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Effects of trilostane on urinary catecholamines and their metabolites in dogs with hypercortisolism


Sieber-Ruckstuhl, Nadja S; Salesov, Elena; Quante, S; Riond, Barbara; Rentsch, K; Hofmann-Lehmann, Regina; Reusch, Claudia E; Boretti, Felicitas S (2017). Effects of trilostane on urinary catecholamines and their metabolites in dogs with hypercortisolism. BMC Veterinary Research, 13(1):279.

Abstract

BACKGROUND: Glucocorticoids influence the synthesis and metabolism of catecholamines (epinephrine and norepinephrine) and metanephrines (metanephrine and normetanephrine). The aim of this study was to measure urinary catecholamines and metanephrines in dogs with hypercortisolism before and during trilostane therapy. Urine samples were collected during initial work up and during therapy with trilostane in 14 dogs with hypercortisolism and in 25 healthy dogs. Epinephrine, norepinephrine, metanephrine and normetanephrine were measured using high-pressure liquid chromatography and expressed as ratios to urinary creatinine concentration.
RESULTS: Untreated dogs with hypercortisolism had significantly higher epinephrine, norepinephrine, and normetanephrine:creatinine ratios compared to healthy dogs. During trilostane therapy, urinary catecholamines and their metabolites did not decrease significantly. However, dogs with low post-ACTH cortisol concentrations during trilostane therapy had less increased epinephrine, norepinephrine and normetanephrine:creatinine ratios compared to healthy dogs. There was no correlation of urinary catecholamines and their metabolites with baseline or post-ACTH cortisol or endogenous ACTH concentrations during trilostane therapy.
CONCLUSION: Influences between steroid hormones and catecholamines seem to occur, as dogs with hypercortisolism have significantly higher urinary epinephrine, norepinephrine, and normetanephrine:creatinine ratios. Once-daily trilostane therapy does not lead to a significant decrease in catecholamines and their metabolites. Trilostane-treated dogs still have increased urinary epinephrine, norepinephrine and normetanephrine:creatinine ratios during trilostane therapy.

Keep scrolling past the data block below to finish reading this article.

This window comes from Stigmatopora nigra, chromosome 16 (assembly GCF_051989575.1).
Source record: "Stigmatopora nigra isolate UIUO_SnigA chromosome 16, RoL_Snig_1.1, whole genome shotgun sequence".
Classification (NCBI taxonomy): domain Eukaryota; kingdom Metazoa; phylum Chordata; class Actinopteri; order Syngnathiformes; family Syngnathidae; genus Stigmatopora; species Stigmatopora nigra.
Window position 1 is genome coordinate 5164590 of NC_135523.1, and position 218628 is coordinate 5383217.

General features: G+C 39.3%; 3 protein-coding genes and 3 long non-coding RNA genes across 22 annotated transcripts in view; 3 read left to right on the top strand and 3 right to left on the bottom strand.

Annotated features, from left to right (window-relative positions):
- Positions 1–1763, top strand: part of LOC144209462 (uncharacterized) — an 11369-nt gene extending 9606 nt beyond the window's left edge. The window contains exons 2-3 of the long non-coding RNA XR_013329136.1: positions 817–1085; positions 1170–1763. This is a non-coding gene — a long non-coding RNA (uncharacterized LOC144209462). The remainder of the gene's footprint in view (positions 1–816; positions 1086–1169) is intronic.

Abstract

BACKGROUND: Glucocorticoids influence the synthesis and metabolism of catecholamines (epinephrine and norepinephrine) and metanephrines (metanephrine and normetanephrine). The aim of this study was to measure urinary catecholamines and metanephrines in dogs with hypercortisolism before and during trilostane therapy. Urine samples were collected during initial work up and during therapy with trilostane in 14 dogs with hypercortisolism and in 25 healthy dogs. Epinephrine, norepinephrine, metanephrine and normetanephrine were measured using high-pressure liquid chromatography and expressed as ratios to urinary creatinine concentration.
RESULTS: Untreated dogs with hypercortisolism had significantly higher epinephrine, norepinephrine, and normetanephrine:creatinine ratios compared to healthy dogs. During trilostane therapy, urinary catecholamines and their metabolites did not decrease significantly. However, dogs with low post-ACTH cortisol concentrations during trilostane therapy had less increased epinephrine, norepinephrine and normetanephrine:creatinine ratios compared to healthy dogs. There was no correlation of urinary catecholamines and their metabolites with baseline or post-ACTH cortisol or endogenous ACTH concentrations during trilostane therapy.
CONCLUSION: Influences between steroid hormones and catecholamines seem to occur, as dogs with hypercortisolism have significantly higher urinary epinephrine, norepinephrine, and normetanephrine:creatinine ratios. Once-daily trilostane therapy does not lead to a significant decrease in catecholamines and their metabolites. Trilostane-treated dogs still have increased urinary epinephrine, norepinephrine and normetanephrine:creatinine ratios during trilostane therapy.

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Additional indexing

Item Type:Journal Article, refereed, original work
Communities & Collections:05 Vetsuisse Faculty > Veterinary Clinic > Department of Farm Animals
05 Vetsuisse Faculty > Veterinary Clinic > Department of Small Animals
Dewey Decimal Classification:570 Life sciences; biology
630 Agriculture
Uncontrolled Keywords:ACTH; Canine; Metanephrines; Pheochromocytoma; Trilostane therapy
Language:English
Date:4 September 2017
Deposited On:08 Sep 2017 15:48
Last Modified:09 Dec 2017 02:11
Publisher:BioMed Central
ISSN:1746-6148
Free access at:PubMed ID. An embargo period may apply.
Publisher DOI:https://doi.org/10.1186/s12917-017-1187-0
PubMed ID:28870207

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